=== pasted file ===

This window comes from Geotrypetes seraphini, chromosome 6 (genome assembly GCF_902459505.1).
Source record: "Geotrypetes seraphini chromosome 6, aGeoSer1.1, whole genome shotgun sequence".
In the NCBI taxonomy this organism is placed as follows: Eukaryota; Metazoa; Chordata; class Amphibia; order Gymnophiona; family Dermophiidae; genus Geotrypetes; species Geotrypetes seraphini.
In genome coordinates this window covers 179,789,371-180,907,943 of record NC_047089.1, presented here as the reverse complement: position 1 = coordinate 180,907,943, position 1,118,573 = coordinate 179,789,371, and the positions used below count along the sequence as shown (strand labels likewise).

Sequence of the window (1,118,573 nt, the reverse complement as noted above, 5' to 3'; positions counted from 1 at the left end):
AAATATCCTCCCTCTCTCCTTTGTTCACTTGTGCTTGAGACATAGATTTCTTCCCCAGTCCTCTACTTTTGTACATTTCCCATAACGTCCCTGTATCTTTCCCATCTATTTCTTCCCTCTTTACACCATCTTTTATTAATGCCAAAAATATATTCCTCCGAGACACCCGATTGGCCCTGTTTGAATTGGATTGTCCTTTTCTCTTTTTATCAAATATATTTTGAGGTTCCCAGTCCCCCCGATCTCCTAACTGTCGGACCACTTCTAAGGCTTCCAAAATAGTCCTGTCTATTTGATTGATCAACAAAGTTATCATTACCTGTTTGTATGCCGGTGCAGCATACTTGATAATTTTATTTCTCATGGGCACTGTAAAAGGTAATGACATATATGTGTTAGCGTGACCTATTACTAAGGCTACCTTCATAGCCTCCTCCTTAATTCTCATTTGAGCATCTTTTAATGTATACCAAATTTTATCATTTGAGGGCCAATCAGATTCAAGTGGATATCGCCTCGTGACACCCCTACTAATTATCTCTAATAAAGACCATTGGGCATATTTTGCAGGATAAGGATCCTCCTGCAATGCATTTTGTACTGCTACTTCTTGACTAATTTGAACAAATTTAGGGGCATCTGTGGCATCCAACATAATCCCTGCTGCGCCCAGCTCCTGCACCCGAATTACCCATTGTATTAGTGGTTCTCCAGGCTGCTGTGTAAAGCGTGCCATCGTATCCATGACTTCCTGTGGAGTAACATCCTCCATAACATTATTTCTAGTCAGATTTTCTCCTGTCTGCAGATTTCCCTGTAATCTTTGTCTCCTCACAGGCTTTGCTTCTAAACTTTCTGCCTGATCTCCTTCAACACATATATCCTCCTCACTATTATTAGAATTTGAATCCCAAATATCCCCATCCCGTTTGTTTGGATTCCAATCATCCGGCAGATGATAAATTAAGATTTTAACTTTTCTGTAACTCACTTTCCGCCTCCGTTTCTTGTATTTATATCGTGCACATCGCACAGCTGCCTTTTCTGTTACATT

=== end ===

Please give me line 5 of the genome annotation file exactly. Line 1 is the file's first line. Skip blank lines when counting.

Sequence of the window (1,118,573 nt, the reverse complement as noted above, 5' to 3'; positions counted from 1 at the left end):